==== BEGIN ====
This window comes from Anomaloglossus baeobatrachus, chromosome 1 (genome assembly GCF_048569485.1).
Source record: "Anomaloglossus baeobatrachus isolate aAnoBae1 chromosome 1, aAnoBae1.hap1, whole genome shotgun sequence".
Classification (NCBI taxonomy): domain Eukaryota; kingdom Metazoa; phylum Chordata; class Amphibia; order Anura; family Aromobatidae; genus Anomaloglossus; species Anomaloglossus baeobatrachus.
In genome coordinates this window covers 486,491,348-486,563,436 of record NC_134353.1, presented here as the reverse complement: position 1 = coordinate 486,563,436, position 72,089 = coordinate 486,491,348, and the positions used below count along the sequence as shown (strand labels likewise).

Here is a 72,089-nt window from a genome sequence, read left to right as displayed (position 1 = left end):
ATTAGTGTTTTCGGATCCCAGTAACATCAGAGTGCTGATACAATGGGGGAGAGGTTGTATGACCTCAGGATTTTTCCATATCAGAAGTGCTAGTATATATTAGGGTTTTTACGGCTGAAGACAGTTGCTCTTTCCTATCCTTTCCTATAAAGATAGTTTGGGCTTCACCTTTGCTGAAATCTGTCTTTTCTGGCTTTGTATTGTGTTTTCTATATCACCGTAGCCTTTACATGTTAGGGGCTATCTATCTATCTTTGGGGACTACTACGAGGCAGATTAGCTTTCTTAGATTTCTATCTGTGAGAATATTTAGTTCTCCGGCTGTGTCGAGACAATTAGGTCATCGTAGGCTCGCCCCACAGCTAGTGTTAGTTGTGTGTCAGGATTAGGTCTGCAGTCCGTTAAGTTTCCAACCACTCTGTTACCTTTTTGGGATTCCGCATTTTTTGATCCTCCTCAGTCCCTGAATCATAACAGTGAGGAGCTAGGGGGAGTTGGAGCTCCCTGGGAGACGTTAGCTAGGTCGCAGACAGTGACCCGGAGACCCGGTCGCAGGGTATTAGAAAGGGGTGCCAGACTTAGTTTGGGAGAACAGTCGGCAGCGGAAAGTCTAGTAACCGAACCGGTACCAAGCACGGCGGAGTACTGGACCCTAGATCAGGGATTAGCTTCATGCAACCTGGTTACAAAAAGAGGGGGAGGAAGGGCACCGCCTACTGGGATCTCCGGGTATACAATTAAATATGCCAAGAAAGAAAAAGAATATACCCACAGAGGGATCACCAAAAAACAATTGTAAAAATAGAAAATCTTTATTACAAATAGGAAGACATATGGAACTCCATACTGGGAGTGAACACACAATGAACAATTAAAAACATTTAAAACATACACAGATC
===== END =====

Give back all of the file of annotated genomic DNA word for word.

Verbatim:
This window comes from Anomaloglossus baeobatrachus, chromosome 1 (genome assembly GCF_048569485.1).
Source record: "Anomaloglossus baeobatrachus isolate aAnoBae1 chromosome 1, aAnoBae1.hap1, whole genome shotgun sequence".
Classification (NCBI taxonomy): domain Eukaryota; kingdom Metazoa; phylum Chordata; class Amphibia; order Anura; family Aromobatidae; genus Anomaloglossus; species Anomaloglossus baeobatrachus.
In genome coordinates this window covers 486,491,348-486,563,436 of record NC_134353.1, presented here as the reverse complement: position 1 = coordinate 486,563,436, position 72,089 = coordinate 486,491,348, and the positions used below count along the sequence as shown (strand labels likewise).

Here is a 72,089-nt window from a genome sequence, read left to right as displayed (position 1 = left end):
ATTAGTGTTTTCGGATCCCAGTAACATCAGAGTGCTGATACAATGGGGGAGAGGTTGTATGACCTCAGGATTTTTCCATATCAGAAGTGCTAGTATATATTAGGGTTTTTACGGCTGAAGACAGTTGCTCTTTCCTATCCTTTCCTATAAAGATAGTTTGGGCTTCACCTTTGCTGAAATCTGTCTTTTCTGGCTTTGTATTGTGTTTTCTATATCACCGTAGCCTTTACATGTTAGGGGCTATCTATCTATCTTTGGGGACTACTACGAGGCAGATTAGCTTTCTTAGATTTCTATCTGTGAGAATATTTAGTTCTCCGGCTGTGTCGAGACAATTAGGTCATCGTAGGCTCGCCCCACAGCTAGTGTTAGTTGTGTGTCAGGATTAGGTCTGCAGTCCGTTAAGTTTCCAACCACTCTGTTACCTTTTTGGGATTCCGCATTTTTTGATCCTCCTCAGTCCCTGAATCATAACAGTGAGGAGCTAGGGGGAGTTGGAGCTCCCTGGGAGACGTTAGCTAGGTCGCAGACAGTGACCCGGAGACCCGGTCGCAGGGTATTAGAAAGGGGTGCCAGACTTAGTTTGGGAGAACAGTCGGCAGCGGAAAGTCTAGTAACCGAACCGGTACCAAGCACGGCGGAGTACTGGACCCTAGATCAGGGATTAGCTTCATGCAACCTGGTTACAAAAAGAGGGGGAGGAAGGGCACCGCCTACTGGGATCTCCGGGTATACAATTAAATATGCCAAGAAAGAAAAAGAATATACCCACAGAGGGATCACCAAAAAACAATTGTAAAAATAGAAAATCTTTATTACAAATAGGAAGACATATGGAACTCCATACTGGGAGTGAACACACAATGAACAATTAAAAACATTTAAAACATACACAGATC